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Why is OTA DTV audio easily broken with weak signal?

5275 Views 17 Replies 12 Participants Last post by  Schmerpy
I use OTA HD, and sometimes I watch a weak channel. When the picture is even slightly garbled, the audio is intermittent. Why?

Audio is 448Kbps Video is 19200Kbps. It is 2.3% of the total amount of data for HD. So why is even a slight garble in video results in bad audio? I understand if bad reception causes me to lose say 10-20% of data, but what's the likelyhood that ALL of 2.3% of audio information is lost in there ALL THE TIME?

For analog OTA, the picture can be ridiculously fuzzy, and the audio would remain crystal clear.

I'm using a LG 50PK550, with the antenna plugged directly into the TV.
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Analogue TV Standards

There is some discussion in earlier posts about analogue TV. I will explain some aspects of it. Originally from the UK, I was in a TV development lab at the time of the introduction of the PAL colour system.

TV sets in the UK in the mid 1960's were known as dual standard. They had to work on both 405 lines, broadcast on VHF in the UK, and 625 lines broadcast on UHF.

The 405 lines system used in the UK was known as System A. It had positive AM modulation for vision and AM sound. The French 819 lines System E (think of it as early HDTV) was also positive modulation for vision and AM sound and used a channel width of 14 MHz!! The UK 625 lines System I uses negative AM modulation for vision and FM sound.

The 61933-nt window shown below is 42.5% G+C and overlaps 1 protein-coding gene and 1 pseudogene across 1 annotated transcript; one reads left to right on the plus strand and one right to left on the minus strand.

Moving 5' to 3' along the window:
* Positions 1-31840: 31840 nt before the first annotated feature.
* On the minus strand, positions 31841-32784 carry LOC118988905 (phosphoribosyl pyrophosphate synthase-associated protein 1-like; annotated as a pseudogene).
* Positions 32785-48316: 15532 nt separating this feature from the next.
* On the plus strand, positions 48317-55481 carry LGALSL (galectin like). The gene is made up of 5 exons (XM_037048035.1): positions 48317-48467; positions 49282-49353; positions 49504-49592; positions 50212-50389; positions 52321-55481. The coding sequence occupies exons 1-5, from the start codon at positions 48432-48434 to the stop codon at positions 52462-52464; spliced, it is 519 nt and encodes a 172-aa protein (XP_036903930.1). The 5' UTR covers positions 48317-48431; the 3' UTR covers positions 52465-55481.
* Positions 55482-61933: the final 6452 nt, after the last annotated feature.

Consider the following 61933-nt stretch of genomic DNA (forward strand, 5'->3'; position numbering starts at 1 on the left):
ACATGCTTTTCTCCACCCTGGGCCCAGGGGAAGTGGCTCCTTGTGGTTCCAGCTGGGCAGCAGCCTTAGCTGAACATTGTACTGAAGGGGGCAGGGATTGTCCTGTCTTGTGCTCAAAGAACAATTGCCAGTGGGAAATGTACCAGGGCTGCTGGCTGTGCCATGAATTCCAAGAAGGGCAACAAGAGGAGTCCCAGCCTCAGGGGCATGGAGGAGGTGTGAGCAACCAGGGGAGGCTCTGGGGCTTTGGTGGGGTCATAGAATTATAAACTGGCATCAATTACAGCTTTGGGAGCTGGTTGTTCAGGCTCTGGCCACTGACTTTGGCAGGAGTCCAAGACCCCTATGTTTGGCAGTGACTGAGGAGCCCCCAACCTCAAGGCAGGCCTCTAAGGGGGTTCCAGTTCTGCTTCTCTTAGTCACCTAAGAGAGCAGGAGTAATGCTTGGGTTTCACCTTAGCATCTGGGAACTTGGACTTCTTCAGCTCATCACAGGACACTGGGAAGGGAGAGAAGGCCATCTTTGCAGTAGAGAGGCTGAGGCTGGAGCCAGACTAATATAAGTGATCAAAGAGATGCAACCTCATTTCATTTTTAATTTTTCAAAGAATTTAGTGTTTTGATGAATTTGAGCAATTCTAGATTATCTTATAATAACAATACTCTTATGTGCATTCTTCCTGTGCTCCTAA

Positive vision modulation has the sync pulse as minimum transmitter output (almost zero) and peak white at around 90-95% output. Negative vision modulation has the sync pulses at 100% transmitter output and peak white at around 10-20% output - dependent upon the TV system.

In 1936, the 405 lines BBC TV was the first in the world, but positive vision modulation is not the best. To receive the sound properly, the channel had to be fine tuned on the channel selector to put the sound at the correct frequency of the IF amplifier which was 38.15 MHz. Low VHF channels can be subject to interference from car ignition systems which were not as well suppressed as now. This would produce white spots on the video and interference on sound. A white clipper was used to reduce the annoyance of visual interference. On negative vision modulation, any vehicle ignition interference would appear as a black spot and is far less annoying.

The FM sound channel in the TV receiver is produced as a mixing product in the demodulator. This is known as inter-carrier sound. In the UK, FM sound IF is 6 MHz and in North America on the NTSC system, it is 4.5 MHz. Because the output of the vision transmitter never drops below 10%, there is what is known as the residual carrier. This means there is always vision carrier at the demodulator to produce the inter-carrier sound. The FM IF circuit has to have excellent AM rejection otherwise there is a buzz on the sound that varies with picture content, known as inter-carrier buzz. No fine tuning is needed to optimise the sound.

So, to sum up. FM sound can only be used with negative vision modulation as the residual carrier is needed to produce inter-carrier sound. Conversely AM sound can be used with both positive or negative vision modulation.
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